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Secrets and LeaksThe Dilemma of State Secrecy$
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Rahul Sagar

Print publication date: 2016

Print ISBN-13: 9780691168180

Published to Princeton Scholarship Online: October 2017

DOI: 10.23943/princeton/9780691168180.001.0001

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Should We Rely on Judges?

Should We Rely on Judges?

Transparency and the Problem of Judicial Deference

Chapter:
(p.51) Chapter 2 Should We Rely on Judges?
Source:
Secrets and Leaks
Author(s):

Rahul Sagar

Publisher:
Princeton University Press
DOI:10.23943/princeton/9780691168180.003.0003

This chapter examines whether the judicial review of state secrecy has been deferential, and, if so, whether such deference can be justified. It suggests that the courts have indeed adopted a deferential posture toward the executive's claims about the harm likely to be caused by the disclosure of classified information, even in instances where the classified information appears innocuous. It argues that judges are not qualified to challenge the executive's claims about the harm likely to be caused by the disclosure of secret information. The chapter also considers the issue of using courts to further transparency and asserts that offering reasons as to why a secret ought to remain a secret can itself harm national security.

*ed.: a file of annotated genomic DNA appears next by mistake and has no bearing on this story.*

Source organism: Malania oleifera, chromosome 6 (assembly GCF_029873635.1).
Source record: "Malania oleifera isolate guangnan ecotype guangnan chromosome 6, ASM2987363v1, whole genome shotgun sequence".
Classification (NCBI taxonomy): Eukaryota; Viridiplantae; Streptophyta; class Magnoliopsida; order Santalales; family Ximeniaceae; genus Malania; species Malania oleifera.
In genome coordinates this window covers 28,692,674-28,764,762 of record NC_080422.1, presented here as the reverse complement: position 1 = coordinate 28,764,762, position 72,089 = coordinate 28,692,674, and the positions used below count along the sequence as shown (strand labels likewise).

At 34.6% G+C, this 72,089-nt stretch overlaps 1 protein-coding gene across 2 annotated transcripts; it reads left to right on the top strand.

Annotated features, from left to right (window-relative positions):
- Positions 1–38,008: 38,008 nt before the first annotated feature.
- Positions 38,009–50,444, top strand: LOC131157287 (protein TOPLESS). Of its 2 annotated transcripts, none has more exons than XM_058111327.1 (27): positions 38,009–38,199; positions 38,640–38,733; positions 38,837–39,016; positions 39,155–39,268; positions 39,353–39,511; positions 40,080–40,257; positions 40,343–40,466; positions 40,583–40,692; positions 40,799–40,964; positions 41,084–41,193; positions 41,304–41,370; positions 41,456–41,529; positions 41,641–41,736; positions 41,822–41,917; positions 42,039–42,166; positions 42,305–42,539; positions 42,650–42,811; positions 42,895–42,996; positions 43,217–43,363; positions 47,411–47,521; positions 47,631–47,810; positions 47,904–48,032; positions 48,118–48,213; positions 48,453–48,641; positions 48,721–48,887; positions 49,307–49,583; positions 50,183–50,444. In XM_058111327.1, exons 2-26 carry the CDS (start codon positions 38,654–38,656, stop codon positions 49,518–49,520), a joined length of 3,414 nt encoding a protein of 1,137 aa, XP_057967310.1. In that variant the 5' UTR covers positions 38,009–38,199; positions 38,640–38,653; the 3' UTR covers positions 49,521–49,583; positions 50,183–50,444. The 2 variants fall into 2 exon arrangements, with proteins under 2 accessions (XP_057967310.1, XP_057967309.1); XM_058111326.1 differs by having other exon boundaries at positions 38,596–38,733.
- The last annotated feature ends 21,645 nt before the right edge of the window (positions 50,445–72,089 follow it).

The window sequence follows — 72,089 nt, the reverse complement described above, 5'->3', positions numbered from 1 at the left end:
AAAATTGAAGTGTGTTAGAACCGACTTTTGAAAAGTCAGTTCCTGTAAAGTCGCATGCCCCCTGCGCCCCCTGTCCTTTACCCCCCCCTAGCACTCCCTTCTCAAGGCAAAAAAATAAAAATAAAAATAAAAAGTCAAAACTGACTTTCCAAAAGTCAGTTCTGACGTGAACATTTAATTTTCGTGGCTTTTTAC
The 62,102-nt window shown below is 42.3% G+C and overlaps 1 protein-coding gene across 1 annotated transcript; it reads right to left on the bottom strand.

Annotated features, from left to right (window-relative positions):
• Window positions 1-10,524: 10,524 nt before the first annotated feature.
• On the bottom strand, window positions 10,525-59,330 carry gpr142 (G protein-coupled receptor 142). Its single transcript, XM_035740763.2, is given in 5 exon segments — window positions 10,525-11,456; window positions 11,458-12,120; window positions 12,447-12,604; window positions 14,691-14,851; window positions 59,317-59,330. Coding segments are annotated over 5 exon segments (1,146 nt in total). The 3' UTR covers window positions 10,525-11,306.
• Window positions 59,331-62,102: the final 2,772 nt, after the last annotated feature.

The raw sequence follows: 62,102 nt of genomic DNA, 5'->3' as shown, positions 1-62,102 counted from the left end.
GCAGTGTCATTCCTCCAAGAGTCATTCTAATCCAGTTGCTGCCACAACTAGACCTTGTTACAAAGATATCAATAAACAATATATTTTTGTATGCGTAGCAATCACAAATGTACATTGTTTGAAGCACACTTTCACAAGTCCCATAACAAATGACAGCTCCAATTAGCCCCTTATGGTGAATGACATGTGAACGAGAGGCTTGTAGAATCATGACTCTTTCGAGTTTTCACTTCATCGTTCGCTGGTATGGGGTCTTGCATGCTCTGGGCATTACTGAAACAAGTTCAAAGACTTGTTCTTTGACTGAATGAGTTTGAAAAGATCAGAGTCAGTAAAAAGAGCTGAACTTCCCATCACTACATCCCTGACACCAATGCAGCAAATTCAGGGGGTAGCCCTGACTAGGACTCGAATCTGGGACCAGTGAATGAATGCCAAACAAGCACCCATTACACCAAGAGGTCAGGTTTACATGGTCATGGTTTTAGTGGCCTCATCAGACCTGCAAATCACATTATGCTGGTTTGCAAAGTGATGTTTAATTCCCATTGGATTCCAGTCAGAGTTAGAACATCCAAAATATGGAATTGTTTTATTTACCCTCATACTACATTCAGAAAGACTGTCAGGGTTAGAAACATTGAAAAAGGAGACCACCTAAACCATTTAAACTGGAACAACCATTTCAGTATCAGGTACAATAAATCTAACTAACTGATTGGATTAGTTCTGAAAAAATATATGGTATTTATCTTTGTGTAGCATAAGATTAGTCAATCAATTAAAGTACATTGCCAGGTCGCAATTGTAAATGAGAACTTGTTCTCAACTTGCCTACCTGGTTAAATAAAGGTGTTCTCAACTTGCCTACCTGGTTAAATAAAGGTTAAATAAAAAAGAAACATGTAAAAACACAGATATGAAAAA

Keywords:   judicial review, state secrecy, courts, executive, classified information disclosure, national security, transparency, judges

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